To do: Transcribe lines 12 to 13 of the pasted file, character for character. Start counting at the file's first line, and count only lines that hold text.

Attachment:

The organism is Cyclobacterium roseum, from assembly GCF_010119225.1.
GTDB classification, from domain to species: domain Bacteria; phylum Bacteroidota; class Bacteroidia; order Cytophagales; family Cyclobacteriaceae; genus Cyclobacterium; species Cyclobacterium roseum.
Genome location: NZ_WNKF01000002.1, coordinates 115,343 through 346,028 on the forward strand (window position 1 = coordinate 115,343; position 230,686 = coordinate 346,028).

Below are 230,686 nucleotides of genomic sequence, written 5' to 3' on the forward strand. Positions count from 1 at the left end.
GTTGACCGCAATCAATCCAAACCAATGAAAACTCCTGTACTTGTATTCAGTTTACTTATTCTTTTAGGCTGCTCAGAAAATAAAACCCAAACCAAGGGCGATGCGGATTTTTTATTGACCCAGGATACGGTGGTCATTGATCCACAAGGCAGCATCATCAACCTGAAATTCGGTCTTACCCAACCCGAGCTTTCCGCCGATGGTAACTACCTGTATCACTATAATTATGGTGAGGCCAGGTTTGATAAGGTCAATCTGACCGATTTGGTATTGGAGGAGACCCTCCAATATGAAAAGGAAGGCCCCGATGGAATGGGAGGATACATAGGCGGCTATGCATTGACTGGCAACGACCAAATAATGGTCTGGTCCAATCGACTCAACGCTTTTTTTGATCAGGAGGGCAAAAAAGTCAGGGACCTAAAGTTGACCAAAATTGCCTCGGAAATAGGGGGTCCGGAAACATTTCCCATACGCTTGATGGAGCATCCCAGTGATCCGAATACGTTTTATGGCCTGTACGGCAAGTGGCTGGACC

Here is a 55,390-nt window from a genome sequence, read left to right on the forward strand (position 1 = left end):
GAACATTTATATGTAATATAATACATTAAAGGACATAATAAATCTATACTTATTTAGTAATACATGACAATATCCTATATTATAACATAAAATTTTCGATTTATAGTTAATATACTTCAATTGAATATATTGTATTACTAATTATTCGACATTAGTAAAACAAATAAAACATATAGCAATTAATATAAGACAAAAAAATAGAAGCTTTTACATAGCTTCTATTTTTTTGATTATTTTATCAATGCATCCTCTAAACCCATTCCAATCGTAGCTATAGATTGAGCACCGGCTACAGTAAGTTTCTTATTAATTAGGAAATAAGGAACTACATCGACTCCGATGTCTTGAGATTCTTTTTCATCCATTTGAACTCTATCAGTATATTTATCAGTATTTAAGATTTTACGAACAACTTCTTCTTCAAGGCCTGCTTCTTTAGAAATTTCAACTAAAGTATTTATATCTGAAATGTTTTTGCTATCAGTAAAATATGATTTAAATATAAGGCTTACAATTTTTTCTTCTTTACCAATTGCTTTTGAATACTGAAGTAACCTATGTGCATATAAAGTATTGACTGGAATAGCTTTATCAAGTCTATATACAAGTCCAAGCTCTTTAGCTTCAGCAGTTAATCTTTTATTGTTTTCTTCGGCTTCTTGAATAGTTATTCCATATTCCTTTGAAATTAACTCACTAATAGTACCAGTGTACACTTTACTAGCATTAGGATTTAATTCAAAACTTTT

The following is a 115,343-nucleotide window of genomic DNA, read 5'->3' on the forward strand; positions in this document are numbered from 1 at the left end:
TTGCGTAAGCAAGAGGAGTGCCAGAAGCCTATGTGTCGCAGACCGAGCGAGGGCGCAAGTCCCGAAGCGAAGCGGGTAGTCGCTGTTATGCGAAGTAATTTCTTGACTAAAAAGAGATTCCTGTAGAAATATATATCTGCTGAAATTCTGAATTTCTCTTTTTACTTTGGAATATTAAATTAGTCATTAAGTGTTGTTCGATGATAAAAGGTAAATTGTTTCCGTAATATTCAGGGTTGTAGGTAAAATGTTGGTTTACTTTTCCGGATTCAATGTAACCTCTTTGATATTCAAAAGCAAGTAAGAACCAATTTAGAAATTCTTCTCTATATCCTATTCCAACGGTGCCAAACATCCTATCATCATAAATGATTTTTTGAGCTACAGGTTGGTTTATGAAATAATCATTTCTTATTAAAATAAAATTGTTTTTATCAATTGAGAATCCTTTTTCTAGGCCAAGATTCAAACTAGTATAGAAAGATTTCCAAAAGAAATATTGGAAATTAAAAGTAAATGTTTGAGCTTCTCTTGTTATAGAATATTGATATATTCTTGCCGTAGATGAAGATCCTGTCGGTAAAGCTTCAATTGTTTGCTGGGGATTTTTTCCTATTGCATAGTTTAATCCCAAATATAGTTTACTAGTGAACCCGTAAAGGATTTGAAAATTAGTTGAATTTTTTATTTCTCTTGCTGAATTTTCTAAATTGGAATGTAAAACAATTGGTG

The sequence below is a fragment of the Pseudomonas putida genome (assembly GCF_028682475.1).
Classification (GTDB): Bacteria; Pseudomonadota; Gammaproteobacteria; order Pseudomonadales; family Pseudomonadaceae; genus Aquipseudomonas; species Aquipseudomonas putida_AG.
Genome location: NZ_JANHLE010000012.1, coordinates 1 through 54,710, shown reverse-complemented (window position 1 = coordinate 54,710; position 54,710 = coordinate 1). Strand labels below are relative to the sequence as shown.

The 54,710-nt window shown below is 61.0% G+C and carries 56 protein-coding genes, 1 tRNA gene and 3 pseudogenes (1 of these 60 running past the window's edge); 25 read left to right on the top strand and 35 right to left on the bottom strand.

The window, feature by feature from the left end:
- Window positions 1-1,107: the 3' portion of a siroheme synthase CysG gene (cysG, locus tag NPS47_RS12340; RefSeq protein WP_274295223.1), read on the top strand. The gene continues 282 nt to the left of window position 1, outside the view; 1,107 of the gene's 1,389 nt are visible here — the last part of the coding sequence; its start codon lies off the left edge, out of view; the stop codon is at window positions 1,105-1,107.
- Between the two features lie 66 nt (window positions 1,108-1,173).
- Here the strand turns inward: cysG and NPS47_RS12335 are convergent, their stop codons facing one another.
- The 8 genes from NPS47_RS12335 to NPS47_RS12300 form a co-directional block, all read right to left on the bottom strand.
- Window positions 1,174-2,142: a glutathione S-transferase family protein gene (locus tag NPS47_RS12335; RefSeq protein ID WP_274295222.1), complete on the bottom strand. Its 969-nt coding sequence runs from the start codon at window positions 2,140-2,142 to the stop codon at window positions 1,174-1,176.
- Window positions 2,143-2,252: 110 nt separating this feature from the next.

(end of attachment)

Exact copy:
Genome location: NZ_JANHLE010000012.1, coordinates 1 through 54,710, shown reverse-complemented (window position 1 = coordinate 54,710; position 54,710 = coordinate 1). Strand labels below are relative to the sequence as shown.

The 54,710-nt window shown below is 61.0% G+C and carries 56 protein-coding genes, 1 tRNA gene and 3 pseudogenes (1 of these 60 running past the window's edge); 25 read left to right on the top strand and 35 right to left on the bottom strand.